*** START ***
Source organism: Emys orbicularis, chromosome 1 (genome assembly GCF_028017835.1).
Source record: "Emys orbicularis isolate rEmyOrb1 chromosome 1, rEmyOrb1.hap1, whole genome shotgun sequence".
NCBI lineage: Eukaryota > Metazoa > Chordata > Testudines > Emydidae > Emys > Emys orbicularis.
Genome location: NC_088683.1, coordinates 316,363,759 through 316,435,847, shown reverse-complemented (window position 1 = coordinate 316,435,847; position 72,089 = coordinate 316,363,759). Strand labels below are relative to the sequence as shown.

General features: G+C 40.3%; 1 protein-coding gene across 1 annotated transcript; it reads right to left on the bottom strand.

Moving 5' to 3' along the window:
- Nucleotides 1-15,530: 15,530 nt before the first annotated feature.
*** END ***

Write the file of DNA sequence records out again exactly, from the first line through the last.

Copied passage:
Source organism: Emys orbicularis, chromosome 1 (genome assembly GCF_028017835.1).
Source record: "Emys orbicularis isolate rEmyOrb1 chromosome 1, rEmyOrb1.hap1, whole genome shotgun sequence".
NCBI lineage: Eukaryota > Metazoa > Chordata > Testudines > Emydidae > Emys > Emys orbicularis.
Genome location: NC_088683.1, coordinates 316,363,759 through 316,435,847, shown reverse-complemented (window position 1 = coordinate 316,435,847; position 72,089 = coordinate 316,363,759). Strand labels below are relative to the sequence as shown.

General features: G+C 40.3%; 1 protein-coding gene across 1 annotated transcript; it reads right to left on the bottom strand.

Moving 5' to 3' along the window:
- Nucleotides 1-15,530: 15,530 nt before the first annotated feature.